Director: Don Coscarelli
MPAA Rating: R
Ever been stone-cold sober while everyone around you is drunk, high or otherwise tripping? They all think they’re so freaking hip, hilarious and clever. You realize after 10 minutes that they’re so not. That’s a little bit what it’s like watching much of John Dies at the End, director Don Coscarelli’s (Bubba Ho-Tep) trippy, splatterific sci-fi horror movie version of David Wong’s fanatically adored but probably unfilmable novel.
Celebrating its low-rent budget, pretzel logic and hyped-up pace by too early announcing itself to be a trippy, instant stoner cult classic, it’s a movie about a pair of boringly sarcastic slackers (Chase Williamson, Rob Mayes) whose exposure to a substance called “Soy Sauce” lets them converse with the day; see yesterday, today and tomorrow; and slaughter ghosts and demons from other worlds. We get all this information through a woozy haze of fractured, highly convoluted tales told at a Chinese restaurant to a journalist (Paul Giamatti, great as always) by Williamson, who is, to put it mildly, on the sauce.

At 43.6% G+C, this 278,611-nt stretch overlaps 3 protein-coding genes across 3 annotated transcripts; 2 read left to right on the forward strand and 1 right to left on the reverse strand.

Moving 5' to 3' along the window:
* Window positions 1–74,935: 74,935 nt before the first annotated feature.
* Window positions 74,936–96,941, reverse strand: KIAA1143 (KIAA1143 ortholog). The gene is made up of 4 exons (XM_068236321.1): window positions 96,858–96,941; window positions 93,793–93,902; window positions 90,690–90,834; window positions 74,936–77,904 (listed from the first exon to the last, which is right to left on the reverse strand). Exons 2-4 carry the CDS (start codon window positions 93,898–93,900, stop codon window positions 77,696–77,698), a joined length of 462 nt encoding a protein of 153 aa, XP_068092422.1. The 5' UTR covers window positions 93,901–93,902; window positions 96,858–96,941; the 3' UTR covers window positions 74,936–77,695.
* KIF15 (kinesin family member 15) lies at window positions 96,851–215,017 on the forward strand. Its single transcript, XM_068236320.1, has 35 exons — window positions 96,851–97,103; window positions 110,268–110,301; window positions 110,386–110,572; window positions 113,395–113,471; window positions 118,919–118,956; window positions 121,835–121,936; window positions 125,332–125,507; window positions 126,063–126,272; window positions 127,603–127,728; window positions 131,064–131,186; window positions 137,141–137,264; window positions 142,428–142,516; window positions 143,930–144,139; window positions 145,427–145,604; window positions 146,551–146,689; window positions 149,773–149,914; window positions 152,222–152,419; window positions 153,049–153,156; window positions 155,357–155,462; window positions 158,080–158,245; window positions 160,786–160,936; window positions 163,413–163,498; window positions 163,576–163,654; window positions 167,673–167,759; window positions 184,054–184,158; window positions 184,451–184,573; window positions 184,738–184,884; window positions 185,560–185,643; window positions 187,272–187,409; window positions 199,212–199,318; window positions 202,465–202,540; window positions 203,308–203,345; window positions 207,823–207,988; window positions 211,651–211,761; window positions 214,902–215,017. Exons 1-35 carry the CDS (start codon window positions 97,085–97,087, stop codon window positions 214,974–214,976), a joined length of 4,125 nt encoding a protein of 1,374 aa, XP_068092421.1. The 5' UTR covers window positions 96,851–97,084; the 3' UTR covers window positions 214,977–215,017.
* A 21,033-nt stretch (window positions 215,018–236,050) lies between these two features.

The movie bombards us with madcap vignettes dealing with alternate universes, portals, dimension-hopping, precognition and the like, with helpful talking dogs, space cooties, a monster composed of frozen meat and mechanical creatures thrown in along with the kitchen sink.
There are no rules, no logic, rhyme nor reason and, for a stretch, all the scruffiness, anarchy, wry humor and playfulness are exhilarating and freeing. Then it just becomes an off-putting wank, overstuffed with quirk for the sake of quirk. It’s big fun; then it isn’t.